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BOOKS | Hmong Cookbook…a special tribute to an elusive cuisine
In talking with Julie Keown-Bomar, one of the forces behind the effort, it is clear she and the other participants share a passion for Hmong culture and cuisine. Just released, the booklet draws most of its recipes from the Hmong who settled in the Chippewa Valley of Wisconsin. Along with four-color photos, 15 recipes have been carefully preserved and presented for home chefs everywhere.
According to the editors, “The culinary practices of Hmong in the United States reflect the integration of foods and culinary practices from China, Thailand, Vietnam and Laos, and more recently the United States – all stops along a long trail of migration. Hmong arrived in the United States in the mid-1970s as refugees fleeing persecution because of their alliance with the Unites States during the South East Asian conflict. Since that time, Hmong-Americans have maintained cultural traditions and adapted quite successfully to mainstream society.”
Curry Noodles, Pho, Bean Thread Noodle Salad, Hmong Egg Rolls, Spring Rolls, Chicken and Mixed Vegetables Stir Fry, Spicy Cucumber Salad, and Sesame Balls are some of the Hmong specialties. There are also complete instructions for making Tofu. The editors have included a recipe nutrient guide plus information on Hmong culinary history.
Other editors are Nancy Coffey and Kong Vang along with assistance from Tanya Becker, Mai Lee, and Leah Rekau. The booklet is available by mail for $10 from the University of Wisconsin-Extension, 227 1st Street West, Altoona, WI 54720. Or go to www.uwex.edu/ces/cty/eauclaire or call 715-839-4712. Proceeds from the sale of the cookbook will support Hmong business, entrepreneur grants and scholarships in the Western Wisconsin area.
With permission of the editors, we are reprinting a recipe submitted by Wung Tsue Vang, a resident of Chippewa Valley since 1981. He and his wife have nine children and currently live in Menomonie, Wisconsin.
Phyllis Louise Harris is a cookbook author, food writer and cooking teacher specializing in Asian foods. She is founder of the Asian Culinary Arts Institutes Ltd. dedicated to the preservation, understanding and enjoyment of the culinary arts of the Asia Pacific Rim. For information about ACAI’s programs call 612-813-1757 or visit the website at www.asianculinaryarts.com.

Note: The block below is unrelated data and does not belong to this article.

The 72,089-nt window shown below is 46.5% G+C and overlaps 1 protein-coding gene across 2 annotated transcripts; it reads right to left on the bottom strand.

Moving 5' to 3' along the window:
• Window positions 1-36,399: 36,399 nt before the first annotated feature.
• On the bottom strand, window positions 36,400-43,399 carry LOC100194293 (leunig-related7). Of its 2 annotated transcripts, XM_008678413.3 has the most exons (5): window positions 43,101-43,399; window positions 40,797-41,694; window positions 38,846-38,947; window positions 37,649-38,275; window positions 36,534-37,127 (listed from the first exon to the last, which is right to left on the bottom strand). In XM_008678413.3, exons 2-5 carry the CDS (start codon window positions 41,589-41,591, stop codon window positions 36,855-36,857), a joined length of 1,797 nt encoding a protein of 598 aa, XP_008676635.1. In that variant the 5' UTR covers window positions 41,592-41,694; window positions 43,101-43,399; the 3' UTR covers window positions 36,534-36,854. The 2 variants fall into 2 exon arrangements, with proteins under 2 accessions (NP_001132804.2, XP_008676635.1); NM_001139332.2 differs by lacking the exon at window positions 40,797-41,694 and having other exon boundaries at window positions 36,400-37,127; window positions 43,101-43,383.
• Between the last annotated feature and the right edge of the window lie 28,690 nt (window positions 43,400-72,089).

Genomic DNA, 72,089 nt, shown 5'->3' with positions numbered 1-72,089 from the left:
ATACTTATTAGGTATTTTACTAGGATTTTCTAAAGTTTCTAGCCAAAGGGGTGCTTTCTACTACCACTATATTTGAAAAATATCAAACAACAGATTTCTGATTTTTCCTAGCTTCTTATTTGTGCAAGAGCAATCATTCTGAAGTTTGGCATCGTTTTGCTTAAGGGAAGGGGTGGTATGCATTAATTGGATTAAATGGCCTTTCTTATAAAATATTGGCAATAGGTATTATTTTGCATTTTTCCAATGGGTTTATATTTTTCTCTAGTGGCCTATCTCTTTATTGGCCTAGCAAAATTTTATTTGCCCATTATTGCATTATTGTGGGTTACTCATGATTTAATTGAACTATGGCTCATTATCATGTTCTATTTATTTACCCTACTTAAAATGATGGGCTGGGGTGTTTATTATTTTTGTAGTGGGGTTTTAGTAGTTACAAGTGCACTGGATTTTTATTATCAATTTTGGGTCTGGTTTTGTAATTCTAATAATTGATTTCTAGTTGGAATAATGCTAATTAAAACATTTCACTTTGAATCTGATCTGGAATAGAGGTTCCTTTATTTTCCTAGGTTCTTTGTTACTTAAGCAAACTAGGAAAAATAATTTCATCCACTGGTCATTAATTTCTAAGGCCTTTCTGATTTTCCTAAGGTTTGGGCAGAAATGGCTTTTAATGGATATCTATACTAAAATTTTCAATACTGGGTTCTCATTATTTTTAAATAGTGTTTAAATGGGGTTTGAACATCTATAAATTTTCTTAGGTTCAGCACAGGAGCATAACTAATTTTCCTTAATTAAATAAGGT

(featured on cover of Hmong Cookbook)
by Wung Tsue Vang
2 pounds of lean beef
8 stalks green onions
1 bunch cilantro
1 (1.06 ounce) package Laj seasoning mix (Lobo
Laab-Namtok Seasoning Mix brand used)
6 celery stalks
½ pound yard long beans
2 Chinese eggplants
10 leaves of red leaf lettuce
Boil water in a pot (large enough to hold beef submerged in water). Trim fat off beef and cut into 1-½ inch thick strips. Add beef to boiling water, boil beef for 15 minutes. When beef broth froths, spoon of froth. When froth does not appear anymore, beef will be cooked.
While beef is cooking, prepare vegetables and set aside. Cut green onions length-wise into long thin strips. Pick tender stems and leaves off cilantro. Cut celery stalks and yard long beans into 2 inch lengths, and slice Chinese eggplants into thin slices. Wash lettuce leaves.
Remove the beef from the broth, save the broth and set aside. Carefully cut the hot, cooked beef into small chunks and chop finely in food processor (or with cleaver). Put chopped beef in serving bowl. Add squeezed lime juice, seasoning mix, and ¼ cup beef broth to the beef (and mix together). Also stir in the cilantro and green onions.
Eat the Beef Salad with the raw celery, yard long beans, egg plant and lettuce with steamed rice.
(Ingredients available at Asian grocery stores or farmers’ markets.)
©2008 Asian Pages